The Covid-19 pandemic has delivered a severe blow to the global economy. In 2020, the US economy is expected to contract by 5.9 percent. The immediate economic pain of the coronavirus’ related shutdowns combined with this gloomy growth outlook is putting immense pressure on policymakers to reopen the economy as quickly as possible. As of May 8, a majority of US governors are loosening lockdown restrictions to restart their states’ economies. This edition of the EconoGraphic compares Covid-19’s impact with previous economic shocks, presents data on how public health restrictions influenced economic recoveries during the Spanish Flu, and contrasts US states’ reopening decisions with unemployment trends across the country.

To better understand how state and local governments’ health measures against Covid-19 might shape the economic recovery across the United States, the Spanish Flu offers valuable insights. In response to the Spanish Flu, which infected an estimated “one third of the world’s population” from 1918 to 1920 and killed between 500,000-700,000 Americans, governments put in place non-pharmaceutical interventions (NPIs) very similar to those used to ‘flatten the curve’ of the Covid-19 outbreak. NPIs to control the spread of the Spanish Flu included strict restrictions on businesses, quarantining of individuals who contracted the virus, and prohibition of larger gatherings.

Graphic is based on: Pandemics Depress the Economy, Public Health Interventions Do Not: Evidence from the 1918 Flu

As the first graphic highlights, pandemics, such as the Spanish Flu and Covid-19, can cause economic damage on par with or worse than endogenous shocks like the Great Depression and the Global Financial Crisis. The second graphic presents research by the economists Correira, Luck, and Verner on how US cities, which implemented NPIs for a longer period compared to their peers during the Spanish Flu, tended to have higher economic growth and lower unemployment over the medium- and long-term. In addition, the researchers stress the importance of cities adopting broad NPIs at an early stage. US cities, which followed this blueprint during the Spanish Flu, saw a “relative increase in manufacturing employment, manufacturing output, and bank assets in 1919”, while also recording lower mortality rates than cities that implemented NPIs at a relatively later stage and/or for a shorter period of time.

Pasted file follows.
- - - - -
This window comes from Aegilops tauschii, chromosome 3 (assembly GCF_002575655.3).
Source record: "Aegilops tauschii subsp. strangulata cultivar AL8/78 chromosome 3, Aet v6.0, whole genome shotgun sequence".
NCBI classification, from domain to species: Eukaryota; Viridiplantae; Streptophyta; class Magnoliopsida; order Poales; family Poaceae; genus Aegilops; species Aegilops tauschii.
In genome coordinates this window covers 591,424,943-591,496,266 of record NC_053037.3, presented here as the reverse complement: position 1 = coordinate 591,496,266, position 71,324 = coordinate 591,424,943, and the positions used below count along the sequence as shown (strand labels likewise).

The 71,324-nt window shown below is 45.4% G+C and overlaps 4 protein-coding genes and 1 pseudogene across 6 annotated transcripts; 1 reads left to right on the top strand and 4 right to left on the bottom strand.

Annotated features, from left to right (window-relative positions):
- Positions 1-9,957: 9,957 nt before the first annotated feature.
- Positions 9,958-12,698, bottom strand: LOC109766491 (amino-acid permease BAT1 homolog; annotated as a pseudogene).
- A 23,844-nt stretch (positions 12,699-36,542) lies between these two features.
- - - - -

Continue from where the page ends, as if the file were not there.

*Graphic is based on: See Which States Are Reopening and Which Are Still Shut Down

Using this model, and based in part on reporting in the New York Times, we assess the potential implications of US states’ responses to the Covid-19 crisis. As one might expect, a month and a half after the first statewide lockdowns there appears to be a rough correlation that shows states with stricter NPIs experiencing a stronger rise in unemployment. Going forward, we expect states that are reopening their economies first will trigger a significant recovery in the short-term. However, we see serious downside risks for states, which are opening their economies despite still rising infection rates such as Alabama and Kansas, of a brief economic recovery followed by a return of the virus and a second shutdown. Over the medium and long-term, we conclude that states, which are heeding the lessons from the Spanish Flu, are better positioned to weather this crisis. By having implemented comprehensive NPIs at an early stage and keeping them in place longer than their peers, these states are likely to recover from the Covid-19 crisis with relatively stronger growth and employment numbers, and most importantly lower mortality rates.